The Coronavirus Outbreak Requires A Succession Plan Review

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If your board hasn’t reviewed its company succession plan since the coronavirus outbreak began, it's time to make it a high priority on the agenda.

If your board hasn’t reviewed its company succession plan since the coronavirus outbreak began, it’s time to make it a high priority on the board’s agenda.

In his annual letter to investors, Larry Fink, CEO of BlackRock, notes that succession planning is a responsibility his board has diligently attended to.

“While I have no intentions of leaving BlackRock anytime soon, I also will not be here forever,” he wrote. “I have worked closely with my Board of Directors over the last decade to ensure we have a thoughtful plan and process in place for not only my successor, but every senior leader at the firm who plays a critical role in BlackRock’s day-to-day activities.”

Succession planning for the board and “every senior leader at the firm who plays a critical role” is even more important now that the coronavirus epidemic has taken hold. Every company is making major adjustments to deal with the new reality that the virus has unleashed on business and the world economy. These adjustments may require the board to reconsider who it has in mind to serve as directors and to lead the company into the future. Here are some issues boards should consider when reviewing the succession plan:

How significantly has the company business model changed and who is best suited to navigate those changes into long term growth? The coronavirus has caused significant layoffs across many industries and shut down lines of revenue for many companies. It has also created new business opportunities for companies that offer internet-based services. Will the board be overseeing the same company it was before the virus hit?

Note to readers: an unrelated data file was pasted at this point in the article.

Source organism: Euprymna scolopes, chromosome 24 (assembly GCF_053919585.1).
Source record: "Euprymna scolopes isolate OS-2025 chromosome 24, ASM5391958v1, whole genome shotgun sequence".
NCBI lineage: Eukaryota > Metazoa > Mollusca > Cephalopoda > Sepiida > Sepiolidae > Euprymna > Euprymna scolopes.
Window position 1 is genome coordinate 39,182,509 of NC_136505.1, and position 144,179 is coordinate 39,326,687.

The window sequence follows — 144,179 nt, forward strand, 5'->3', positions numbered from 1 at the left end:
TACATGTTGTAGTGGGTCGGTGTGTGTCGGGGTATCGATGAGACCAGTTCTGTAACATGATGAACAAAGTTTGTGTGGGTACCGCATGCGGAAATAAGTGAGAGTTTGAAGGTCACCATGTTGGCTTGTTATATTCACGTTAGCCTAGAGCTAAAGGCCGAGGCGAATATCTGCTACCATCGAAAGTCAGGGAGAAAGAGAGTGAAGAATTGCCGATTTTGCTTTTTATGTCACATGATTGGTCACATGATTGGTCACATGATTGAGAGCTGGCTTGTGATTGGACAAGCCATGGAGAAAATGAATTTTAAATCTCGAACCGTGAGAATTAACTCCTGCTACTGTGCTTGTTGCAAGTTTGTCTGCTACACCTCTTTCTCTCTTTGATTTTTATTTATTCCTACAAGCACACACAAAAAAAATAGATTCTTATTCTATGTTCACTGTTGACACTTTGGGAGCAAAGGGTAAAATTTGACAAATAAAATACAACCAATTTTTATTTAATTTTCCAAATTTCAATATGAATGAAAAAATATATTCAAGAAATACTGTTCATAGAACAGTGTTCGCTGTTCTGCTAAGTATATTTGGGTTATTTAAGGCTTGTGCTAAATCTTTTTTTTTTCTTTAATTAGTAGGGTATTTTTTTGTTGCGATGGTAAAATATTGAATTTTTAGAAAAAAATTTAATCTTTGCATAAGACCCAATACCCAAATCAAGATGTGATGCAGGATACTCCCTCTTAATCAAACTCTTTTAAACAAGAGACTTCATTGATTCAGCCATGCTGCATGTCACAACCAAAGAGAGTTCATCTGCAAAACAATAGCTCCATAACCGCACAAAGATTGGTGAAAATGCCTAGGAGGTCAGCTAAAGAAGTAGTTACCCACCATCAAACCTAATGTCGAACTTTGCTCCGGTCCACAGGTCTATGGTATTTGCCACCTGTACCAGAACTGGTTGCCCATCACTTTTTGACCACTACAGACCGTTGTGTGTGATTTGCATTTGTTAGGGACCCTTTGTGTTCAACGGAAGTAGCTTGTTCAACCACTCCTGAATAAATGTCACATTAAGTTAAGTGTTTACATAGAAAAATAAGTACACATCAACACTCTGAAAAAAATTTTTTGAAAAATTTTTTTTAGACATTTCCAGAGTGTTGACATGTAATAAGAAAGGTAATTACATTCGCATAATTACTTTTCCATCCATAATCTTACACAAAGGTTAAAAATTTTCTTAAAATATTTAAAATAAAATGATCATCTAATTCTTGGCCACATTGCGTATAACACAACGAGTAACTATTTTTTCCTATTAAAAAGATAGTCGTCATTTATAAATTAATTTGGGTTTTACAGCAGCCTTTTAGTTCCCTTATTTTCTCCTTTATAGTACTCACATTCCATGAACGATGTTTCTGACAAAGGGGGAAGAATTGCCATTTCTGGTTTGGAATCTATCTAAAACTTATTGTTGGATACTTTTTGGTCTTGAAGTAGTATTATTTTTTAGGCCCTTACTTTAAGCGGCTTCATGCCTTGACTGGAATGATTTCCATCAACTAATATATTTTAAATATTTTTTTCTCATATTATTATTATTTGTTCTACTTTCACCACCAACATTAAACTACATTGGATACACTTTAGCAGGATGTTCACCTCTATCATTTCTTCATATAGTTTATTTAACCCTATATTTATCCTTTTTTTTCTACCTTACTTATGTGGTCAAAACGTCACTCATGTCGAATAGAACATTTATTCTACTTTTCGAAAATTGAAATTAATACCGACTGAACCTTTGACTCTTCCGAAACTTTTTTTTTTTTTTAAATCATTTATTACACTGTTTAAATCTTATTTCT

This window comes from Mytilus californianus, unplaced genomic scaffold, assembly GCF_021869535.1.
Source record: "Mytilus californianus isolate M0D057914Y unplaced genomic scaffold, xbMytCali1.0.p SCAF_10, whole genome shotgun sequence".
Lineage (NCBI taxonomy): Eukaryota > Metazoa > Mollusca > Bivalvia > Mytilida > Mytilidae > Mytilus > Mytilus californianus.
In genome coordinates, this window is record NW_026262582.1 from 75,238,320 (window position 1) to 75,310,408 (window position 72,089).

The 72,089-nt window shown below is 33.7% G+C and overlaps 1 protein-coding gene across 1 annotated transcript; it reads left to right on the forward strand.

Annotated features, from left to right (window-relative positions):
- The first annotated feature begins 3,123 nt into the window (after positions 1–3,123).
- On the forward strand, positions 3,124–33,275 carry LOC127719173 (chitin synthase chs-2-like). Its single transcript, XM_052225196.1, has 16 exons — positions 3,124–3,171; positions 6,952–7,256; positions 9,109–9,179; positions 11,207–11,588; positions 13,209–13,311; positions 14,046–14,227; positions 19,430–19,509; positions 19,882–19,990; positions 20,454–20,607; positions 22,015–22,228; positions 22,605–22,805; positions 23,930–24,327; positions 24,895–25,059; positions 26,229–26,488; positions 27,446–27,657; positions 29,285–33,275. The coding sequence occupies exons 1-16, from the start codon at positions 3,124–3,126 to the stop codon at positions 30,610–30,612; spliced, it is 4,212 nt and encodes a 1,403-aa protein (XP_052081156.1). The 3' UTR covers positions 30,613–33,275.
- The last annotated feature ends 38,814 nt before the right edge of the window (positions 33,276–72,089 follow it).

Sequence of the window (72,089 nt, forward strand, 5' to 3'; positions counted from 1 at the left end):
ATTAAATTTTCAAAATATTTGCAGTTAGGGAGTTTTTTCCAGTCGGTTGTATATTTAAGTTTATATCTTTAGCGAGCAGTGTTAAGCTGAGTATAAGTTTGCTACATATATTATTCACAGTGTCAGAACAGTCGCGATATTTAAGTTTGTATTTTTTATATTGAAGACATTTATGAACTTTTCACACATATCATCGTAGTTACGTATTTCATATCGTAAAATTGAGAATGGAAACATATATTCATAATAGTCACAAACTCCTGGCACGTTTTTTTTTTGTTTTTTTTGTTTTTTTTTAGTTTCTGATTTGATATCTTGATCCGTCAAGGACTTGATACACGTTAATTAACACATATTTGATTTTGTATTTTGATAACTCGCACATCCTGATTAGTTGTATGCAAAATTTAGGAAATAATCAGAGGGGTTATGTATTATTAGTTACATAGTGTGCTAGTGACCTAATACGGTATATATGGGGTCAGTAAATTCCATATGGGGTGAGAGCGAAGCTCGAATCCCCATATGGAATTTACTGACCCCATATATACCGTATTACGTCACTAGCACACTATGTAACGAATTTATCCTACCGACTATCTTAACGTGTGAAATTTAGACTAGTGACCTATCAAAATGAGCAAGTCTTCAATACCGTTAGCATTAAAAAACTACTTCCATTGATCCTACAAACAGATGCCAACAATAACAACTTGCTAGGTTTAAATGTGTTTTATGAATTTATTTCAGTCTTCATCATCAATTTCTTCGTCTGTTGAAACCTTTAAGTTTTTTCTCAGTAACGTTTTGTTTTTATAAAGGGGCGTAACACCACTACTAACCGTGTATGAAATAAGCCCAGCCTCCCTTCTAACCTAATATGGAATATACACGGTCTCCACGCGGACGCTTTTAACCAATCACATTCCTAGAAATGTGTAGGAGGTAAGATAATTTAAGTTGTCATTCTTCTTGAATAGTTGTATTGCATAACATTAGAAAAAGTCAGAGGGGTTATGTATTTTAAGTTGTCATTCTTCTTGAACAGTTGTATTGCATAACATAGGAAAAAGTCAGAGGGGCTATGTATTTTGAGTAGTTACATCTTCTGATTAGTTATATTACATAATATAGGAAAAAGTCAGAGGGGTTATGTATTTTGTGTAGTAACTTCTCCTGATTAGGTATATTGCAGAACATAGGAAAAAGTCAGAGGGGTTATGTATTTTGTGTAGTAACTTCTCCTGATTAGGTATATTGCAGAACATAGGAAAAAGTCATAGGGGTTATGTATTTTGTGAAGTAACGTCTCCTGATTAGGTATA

Boards must examine how the coronavirus has affected their business and reassess whether the leadership it has in place right now is the right leadership for the company once the threat of the virus has subsided. It may be easiest to keep the current leadership in place, but the board will likely have to defend that decision to investors.

Is there a candidate pipeline that can replace everyone on the board and the management team? Unfortunately, because this is a health emergency, the health of everyone on the board must be considered in relation to what’s best for the company. While everyone is at risk of contracting the coronavirus, older board members may be at higher risk. Making sure key members of the board and management team are guarding their health is important. Having candidates in mind who could take their place should the unthinkable happen is a necessity.

Boards should conduct a thorough review of the skillsets of each board member and identify candidates with similar skills that could take their place. They should also determine skills that the board might be missing, but will require in order to emerge successfully from the downturn, and then identify candidates with those skills to add to the board.

Also, once the board has mapped out a plan to keep the company competitive as it navigates the effects of the coronavirus outbreak, it will need to determine if the current CEO is the right person to execute that plan. The board should then select an alternate CEO candidate to execute that plan. It should also select potential replacements for all positions that are key to the sustainability of the business.

How will the company replace its workforce? All companies will likely make changes to its workforce due to the effects of the coronavirus outbreak. The board will have to determine what the company workforce will look like when things start to go back to normal. It must also determine how it will build its workforce for the future. Since many people who are furloughed or laid off during this emergency may look for other opportunities, there is no guarantee the same workers will return after the emergency is over. Furthermore, many companies may decide not to rehire all workers they lay off, so the board must have a plan in place to replace worker productivity, if not the workers themselves. Some companies may use innovations in technology to succeed the workers lost during the coronavirus outbreak.

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